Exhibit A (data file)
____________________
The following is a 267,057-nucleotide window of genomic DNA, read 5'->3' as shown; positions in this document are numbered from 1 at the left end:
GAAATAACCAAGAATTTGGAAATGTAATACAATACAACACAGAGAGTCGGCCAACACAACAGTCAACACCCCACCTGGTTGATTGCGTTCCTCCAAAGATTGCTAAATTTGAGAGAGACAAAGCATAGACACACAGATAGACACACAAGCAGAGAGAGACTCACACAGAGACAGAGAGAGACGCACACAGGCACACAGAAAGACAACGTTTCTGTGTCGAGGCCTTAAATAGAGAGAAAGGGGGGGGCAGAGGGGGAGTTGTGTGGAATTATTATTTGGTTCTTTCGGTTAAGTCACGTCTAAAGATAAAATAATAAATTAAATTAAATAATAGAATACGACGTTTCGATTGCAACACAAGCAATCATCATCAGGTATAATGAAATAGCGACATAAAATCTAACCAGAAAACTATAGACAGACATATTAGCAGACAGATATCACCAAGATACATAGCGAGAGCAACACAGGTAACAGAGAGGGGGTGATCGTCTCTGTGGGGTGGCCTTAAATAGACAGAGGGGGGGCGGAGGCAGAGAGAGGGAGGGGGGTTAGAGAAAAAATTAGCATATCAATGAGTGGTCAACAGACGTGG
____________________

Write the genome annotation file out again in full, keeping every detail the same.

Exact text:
The following is a 267,057-nucleotide window of genomic DNA, read 5'->3' as shown; positions in this document are numbered from 1 at the left end:
GAAATAACCAAGAATTTGGAAATGTAATACAATACAACACAGAGAGTCGGCCAACACAACAGTCAACACCCCACCTGGTTGATTGCGTTCCTCCAAAGATTGCTAAATTTGAGAGAGACAAAGCATAGACACACAGATAGACACACAAGCAGAGAGAGACTCACACAGAGACAGAGAGAGACGCACACAGGCACACAGAAAGACAACGTTTCTGTGTCGAGGCCTTAAATAGAGAGAAAGGGGGGGGCAGAGGGGGAGTTGTGTGGAATTATTATTTGGTTCTTTCGGTTAAGTCACGTCTAAAGATAAAATAATAAATTAAATTAAATAATAGAATACGACGTTTCGATTGCAACACAAGCAATCATCATCAGGTATAATGAAATAGCGACATAAAATCTAACCAGAAAACTATAGACAGACATATTAGCAGACAGATATCACCAAGATACATAGCGAGAGCAACACAGGTAACAGAGAGGGGGTGATCGTCTCTGTGGGGTGGCCTTAAATAGACAGAGGGGGGGCGGAGGCAGAGAGAGGGAGGGGGGTTAGAGAAAAAATTAGCATATCAATGAGTGGTCAACAGACGTGG